Physicochemical Properties and Role of Individual Clay Minerals
Montmorillonite in sandstones usually occurs in lamellar aggregates, often showing a rough honeycomb, cellular arrangement (Fig. 1) in the dried state under the SEM, although several aggregate structures are possible. Thus, Schultz (1969) showed that some montmorillonites were made up of “mossy” type aggregates formed by association of thin, curled films into acicular or lath-like strips, whereas others yielded aggregates consisting largely of tiny globular or granular units. It may be noted, however, that the micromorphological structure of authigenic clays in sandstones as observed by SEM in dried unpreserved core samples may not correspond with the in situ morphology of the clays in preserved cores after critical point drying, a technique which avoids the surface tension effects of air-drying (McHardy et al., 1982). This applies particularly to clays of delicate morphology which after air drying may shrink back against the core walls to give the impression of a pore-lining habit. Such clays when observed after critical point drying may be found to be essentially pore-filling, as was observed for the authigenic illitic clays in the Magnus sandstone of the North Sea (McHardy et al., 1982) and synthesized smectitic clays in reservoir sands (Nadeau, 1998).
When dispersed in an aqueous medium, smectitic aggregates yield particles of indeterminate shape with poorly defined outlines and of variable size, but usually in the 1–2 μm range. These particles may be further dispersed into yet finer fractions, again of variable size and shape but usually <0.2 μm in diameter. The thickness of these particles is also variable, depending to a considerable extent on the nature of the saturating cation. Thus, Na+-montmorillonite may disperse into its elementary 10 Å silicate units in aqueous suspensions of dilute ionic concentration, whereas in similar conditions Ca2+- and Mg2+-saturated montmorillonite forms tactoids consisting of 4 to 7 silicate units (Schramm & Kwak, 1982). These differences in dispersibility relate to the fact that Na-montmorillonite has the capacity to swell and form gels from such aqueous suspensions, where the individual silicate units delaminate from thicker aggregates and become separated by tens and even hundreds of Ångstroms, at the same time retaining a rough parallelism between the layer units. In contrast, Ca2+- and Mg2+-montmorillonites show swelling to a much more limited extent, yielding a stable basal spacing of ∼19 Å in distilled water (MacEwan & Wilson, 1980), indicative of only three to four water layers between the silicate units, and having little or no capacity to form gels.
Swelling of montmorillonite can result in physical changes to the clay mineral. For example, Katti & Katti (2006) using a controlled cell to monitor swelling and swelling pressure of Wyoming montmorillonite found a decrease in “particle” (aggregate?) size from 3.25 μm at 0% swelling to 0.75 μm at 75% swelling, as well as a change from a well ordered laminar arrangement to a randomly-oriented one. Thus, swelling was considered to have brought about particle breakdown and rearrangement.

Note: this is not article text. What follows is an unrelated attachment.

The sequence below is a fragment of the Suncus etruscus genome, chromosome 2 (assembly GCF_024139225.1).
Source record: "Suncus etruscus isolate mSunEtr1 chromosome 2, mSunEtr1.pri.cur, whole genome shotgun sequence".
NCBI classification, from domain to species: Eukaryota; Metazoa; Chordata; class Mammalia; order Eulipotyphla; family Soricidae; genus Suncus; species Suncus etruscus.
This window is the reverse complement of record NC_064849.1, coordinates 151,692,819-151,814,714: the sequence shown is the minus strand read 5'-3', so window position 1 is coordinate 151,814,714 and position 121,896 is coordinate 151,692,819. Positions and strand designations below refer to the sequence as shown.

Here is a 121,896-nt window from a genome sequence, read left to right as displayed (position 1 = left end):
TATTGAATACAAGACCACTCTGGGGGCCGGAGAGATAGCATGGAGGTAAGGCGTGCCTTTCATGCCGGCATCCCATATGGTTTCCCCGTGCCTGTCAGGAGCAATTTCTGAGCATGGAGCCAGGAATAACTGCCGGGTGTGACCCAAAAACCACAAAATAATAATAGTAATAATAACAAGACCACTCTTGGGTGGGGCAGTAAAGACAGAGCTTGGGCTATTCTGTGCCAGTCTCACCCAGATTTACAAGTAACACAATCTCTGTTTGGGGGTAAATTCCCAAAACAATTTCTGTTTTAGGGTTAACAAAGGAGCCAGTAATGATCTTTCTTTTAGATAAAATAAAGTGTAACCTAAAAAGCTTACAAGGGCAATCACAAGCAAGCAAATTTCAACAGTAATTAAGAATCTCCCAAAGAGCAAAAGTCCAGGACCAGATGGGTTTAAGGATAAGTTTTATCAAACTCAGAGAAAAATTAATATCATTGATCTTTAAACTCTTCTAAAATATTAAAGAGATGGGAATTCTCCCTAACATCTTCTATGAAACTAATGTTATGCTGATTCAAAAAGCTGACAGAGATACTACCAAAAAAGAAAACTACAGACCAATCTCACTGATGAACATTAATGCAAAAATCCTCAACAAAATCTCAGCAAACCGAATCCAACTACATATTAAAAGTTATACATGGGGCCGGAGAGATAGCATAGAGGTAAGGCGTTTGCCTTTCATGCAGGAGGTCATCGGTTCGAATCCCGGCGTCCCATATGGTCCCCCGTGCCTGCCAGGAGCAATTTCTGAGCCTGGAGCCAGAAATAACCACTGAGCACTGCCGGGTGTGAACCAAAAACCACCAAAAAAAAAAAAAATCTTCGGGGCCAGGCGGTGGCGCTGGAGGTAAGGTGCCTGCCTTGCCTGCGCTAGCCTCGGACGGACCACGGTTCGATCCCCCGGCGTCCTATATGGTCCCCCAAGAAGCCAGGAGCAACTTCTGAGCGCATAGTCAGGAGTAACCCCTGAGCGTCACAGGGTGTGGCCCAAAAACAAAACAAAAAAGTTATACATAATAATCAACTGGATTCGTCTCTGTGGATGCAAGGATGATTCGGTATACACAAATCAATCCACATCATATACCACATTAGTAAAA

However, the dispersion behaviour of montmorillonites may not always be the same as observed by Méring & Oberlin (1971). They compared the dispersibility in water of the previously separated fine fractions of montmorillonites from Wyoming and Camp Berteaux after they had been dried down. It was found that the latter remained in an aggregated state even when finely pulverised before being immersed in water, whereas Wyoming montmorillonite re-dispersed quite easily. These findings were attributed to differences in particle size and mode of aggregation between the two smectites, with Wyoming montmorillonite occurring in relatively large particles (0.2 to 0.5 μm in diameter) aggregated in a laminar face-to-face manner, whereas the Camp Berteaux montmorillonite was made up of very small particles of ∼0.01 μm in diameter associated in an edge-to-edge fashion.
Such differences between individual montmorillonite samples are revealed by surface area and porosity measurements. External surface area appears to be particularly variable and, for example, Dogan et al. (2006) found values of 22.7 m2 g–1 for unfractionated Wyoming montmorillonite compared with 65.2 m2 g–1 for an unfractionated montmorillonite from California. Again, Aylmore et al. (1970) recorded a nitrogen adsorption surface area for the <2 μm fraction (dried and compressed into small cores) of Na+-Wyoming montmorillonite and Na+-Redhill montmorillonite of 39.8 and 147 m2 g–1 respectively. Such differences may be accounted for in terms of particle size, aggregate structure and porosity. Thus, the Redhill montmorillonite is made up of much smaller particles than Wyoming montmorillonite, has a greater pore volume and a higher proportion of mesopores of <100 Å in diameter.